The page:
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The Playboy of the Western World

J. M. Synge

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Book Excerpt: 
. . .CHRISTY — [loudly, scandalized.] — Do you take me for a slaughter-boy?

PEGEEN. You never hanged him, the way Jimmy Farrell hanged his dog from the license, and had it screeching and wriggling three hours at the butt of a string, and himself swearing it was a dead dog, and the peelers swearing it had life?

CHRISTY. I did not then. I just riz the loy and let fall the edge of it on the ridge of his skull, and he went down at my feet like an empty sack, and never let a grunt or groan from him at all.

MICHAEL — [making a sign to Pegeen to fill Christy's glass.] — And what way weren't you hanged, mister? Did you bury him then?

CHRISTY — [considering.] Aye. I buried him then. Wasn't I digging spuds in the field?

MICHAEL. And the peelers never followed after you the eleven days that you're out?

CHRISTY — [shaking his head.] — Never a one of them, and I walking forward faci. . . Read More

Community Reviews

a narcissistic and a possessive father who is envious
of his son
growing independence.
Mahon's (the father ) conviction is that Christy (the son) is and ALWAYS be a fool, liar and a dribbling idiot who is beaten into submission

he couldn't believe then that his son could be that likely man or that c...more

I read this play in anticipation of seeing it performed at the Teatro Nacional D. Maria II in Lisbon. I do not speak more than a dozen or so words of Portuguese (Obrigada, cafe com leite, vegetariano, etc.), so I needed the head start. Unfortunately, I am not able to comment on the dramaturgical...more

Synge's The Playboy of the Western World must be an Irish classic.

Set in County Mayo during the early 1900s, Synge tells the story of Christy Mahon, traveler escaping psuedo-mysterious past and claiming he killed his father, his Da.

I think that in the context of the Irish culture exploration, t...more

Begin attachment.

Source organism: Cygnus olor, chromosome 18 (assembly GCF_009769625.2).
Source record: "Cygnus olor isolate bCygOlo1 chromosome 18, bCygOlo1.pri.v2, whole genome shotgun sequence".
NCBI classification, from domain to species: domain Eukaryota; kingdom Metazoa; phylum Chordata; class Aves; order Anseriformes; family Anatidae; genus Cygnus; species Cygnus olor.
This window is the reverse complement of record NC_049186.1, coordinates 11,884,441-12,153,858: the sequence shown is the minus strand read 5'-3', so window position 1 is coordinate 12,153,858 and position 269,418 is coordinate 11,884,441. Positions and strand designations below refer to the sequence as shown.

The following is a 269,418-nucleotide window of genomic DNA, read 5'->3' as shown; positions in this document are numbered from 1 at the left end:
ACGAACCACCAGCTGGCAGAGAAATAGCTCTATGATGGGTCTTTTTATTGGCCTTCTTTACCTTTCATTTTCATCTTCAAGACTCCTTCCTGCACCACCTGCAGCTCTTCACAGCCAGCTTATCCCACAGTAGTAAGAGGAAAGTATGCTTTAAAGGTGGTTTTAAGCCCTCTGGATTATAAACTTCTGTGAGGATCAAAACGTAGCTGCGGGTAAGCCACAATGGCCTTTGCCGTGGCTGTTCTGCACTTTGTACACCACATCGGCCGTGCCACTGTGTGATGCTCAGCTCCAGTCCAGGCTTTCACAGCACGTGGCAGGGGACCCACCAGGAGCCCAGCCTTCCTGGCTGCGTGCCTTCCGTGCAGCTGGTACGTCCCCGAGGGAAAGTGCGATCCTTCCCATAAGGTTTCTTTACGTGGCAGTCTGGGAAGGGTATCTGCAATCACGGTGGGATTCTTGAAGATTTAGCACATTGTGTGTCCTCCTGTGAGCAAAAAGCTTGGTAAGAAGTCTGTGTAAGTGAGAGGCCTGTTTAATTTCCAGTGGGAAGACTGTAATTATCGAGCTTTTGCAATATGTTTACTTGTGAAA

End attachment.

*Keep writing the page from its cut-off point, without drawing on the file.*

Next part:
This play becomes more and more fascinating upon rereading it. J.M. Synge came from a Protestant, Anglo-Irish background, and wrote a play about Irish country life that shocked and offended its audiences to the point of riots- many would say rightly so. It utilizes dramatic Irish stereotypes that...more

I (naively) had no idea this was a play before I read it. It was fun to read its script, although I’m certain watching the play is much more entertaining. The writing threw me off because it was very poetic and it used a lot of Irish phrases I barely understood. After doing some research I now kn...more

To say that it is better to see a play than to read it seems obvious. But the hearing of the play, the words, the dialogue, the accents, the intonations, that's what brings the play to life. That's especially true with this play because the distinct language and delivery is really the star of the...more

A young man from a far away village appears in Flaherty's tavern claiming that he is on the run because he killed his own father. With the tale growing in the telling, the Christy becomes a local hero, attracting Flaherty's daughter Pegeen's attention…until his father shows up and is very much al...more

How can I help but love Ireland? For example, how can you not love a nation that values both popular theater and “Irish womanhood” so highly that a new comedy—with “scandalous” depictions of Irish women--can cause a riot? And, no, I don’t mean a “laugh riot.” I mean a real honest-to-Jesus in-the-...more

This play caused riots back in the day and its celebration of the benefits of patricide might still raise plenty of eyebrows today. It took me a while to get accustomed to the mix of rural Irish dialect and poetic phrases, but there's a real richness to the language once you're properly immersed....more

I am glad that I both listened and read this play. This full cast recording by L.A. Theatre Works was excellent, but didn't include stage directions or descriptions. It is a radio play rather than an audiobook in that regard. I loved hearing the Irish accented voices but I would have missed a lit...more

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